According to a recent report, the United States spends far more on health care than any other high-income country, yet our lives are shorter and less healthy. We must prevent people from becoming sick in the first place.
The Prevention and Public Health Fund, a key part of the Affordable Care Act, does just that.
The fund — our nation’s largest single investment in prevention — has provided more than $6 billion since 2010 to support public health activities in every state.
This includes initiatives that detect and respond to infectious diseases, prevent lead poisoning, fight obesity and curb tobacco use.
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In Kentucky, we have received more than $23 million. The funding has provided needed support for breast and cervical cancer screenings, tobacco cessation, diabetes and obesity reduction programs, and suicide prevention initiatives.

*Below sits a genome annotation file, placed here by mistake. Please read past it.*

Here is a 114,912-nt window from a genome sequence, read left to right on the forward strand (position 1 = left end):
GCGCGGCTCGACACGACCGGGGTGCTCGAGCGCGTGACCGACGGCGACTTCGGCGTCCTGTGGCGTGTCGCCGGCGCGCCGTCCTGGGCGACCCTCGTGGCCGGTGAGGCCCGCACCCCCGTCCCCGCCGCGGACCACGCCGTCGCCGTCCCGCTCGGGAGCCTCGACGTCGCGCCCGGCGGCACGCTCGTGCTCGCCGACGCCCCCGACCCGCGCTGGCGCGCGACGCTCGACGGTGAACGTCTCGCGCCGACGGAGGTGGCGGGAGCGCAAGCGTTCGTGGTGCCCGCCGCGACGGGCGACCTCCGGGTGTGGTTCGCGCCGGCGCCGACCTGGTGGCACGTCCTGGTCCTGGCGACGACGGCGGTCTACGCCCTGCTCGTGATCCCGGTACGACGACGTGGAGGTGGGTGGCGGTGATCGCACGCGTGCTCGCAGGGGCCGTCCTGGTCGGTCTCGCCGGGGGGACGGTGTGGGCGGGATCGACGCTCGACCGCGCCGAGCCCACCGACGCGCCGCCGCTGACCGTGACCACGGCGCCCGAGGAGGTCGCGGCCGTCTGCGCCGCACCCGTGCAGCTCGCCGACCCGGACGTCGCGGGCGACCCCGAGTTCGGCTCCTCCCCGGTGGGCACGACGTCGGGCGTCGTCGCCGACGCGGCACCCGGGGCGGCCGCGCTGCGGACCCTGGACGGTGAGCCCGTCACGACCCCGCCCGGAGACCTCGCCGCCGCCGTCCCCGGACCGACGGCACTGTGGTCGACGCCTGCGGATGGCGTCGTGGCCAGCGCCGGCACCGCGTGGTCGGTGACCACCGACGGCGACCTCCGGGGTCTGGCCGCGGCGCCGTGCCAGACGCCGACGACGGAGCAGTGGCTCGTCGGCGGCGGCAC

All of this is at risk. Congress has taken the first steps to repeal the ACA, and with it the fund, which would result in a major loss of funding for core public-health programs.
The fund makes up more than 12 percent of the Centers for Disease Control and Prevention’s annual budget and is integral to states keeping communities healthy and safe.
Marc Aaron Guest